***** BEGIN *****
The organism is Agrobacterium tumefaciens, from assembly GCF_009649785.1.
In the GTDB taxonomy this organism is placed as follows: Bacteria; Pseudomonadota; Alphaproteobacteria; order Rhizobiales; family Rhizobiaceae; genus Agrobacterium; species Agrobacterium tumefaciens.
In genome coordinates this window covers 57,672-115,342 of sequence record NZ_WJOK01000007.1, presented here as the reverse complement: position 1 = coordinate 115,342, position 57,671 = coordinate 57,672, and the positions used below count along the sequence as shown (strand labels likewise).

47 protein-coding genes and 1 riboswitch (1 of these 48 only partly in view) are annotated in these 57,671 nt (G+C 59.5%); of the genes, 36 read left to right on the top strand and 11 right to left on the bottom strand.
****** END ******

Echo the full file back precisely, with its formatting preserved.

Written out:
The organism is Agrobacterium tumefaciens, from assembly GCF_009649785.1.
In the GTDB taxonomy this organism is placed as follows: Bacteria; Pseudomonadota; Alphaproteobacteria; order Rhizobiales; family Rhizobiaceae; genus Agrobacterium; species Agrobacterium tumefaciens.
In genome coordinates this window covers 57,672-115,342 of sequence record NZ_WJOK01000007.1, presented here as the reverse complement: position 1 = coordinate 115,342, position 57,671 = coordinate 57,672, and the positions used below count along the sequence as shown (strand labels likewise).

47 protein-coding genes and 1 riboswitch (1 of these 48 only partly in view) are annotated in these 57,671 nt (G+C 59.5%); of the genes, 36 read left to right on the top strand and 11 right to left on the bottom strand.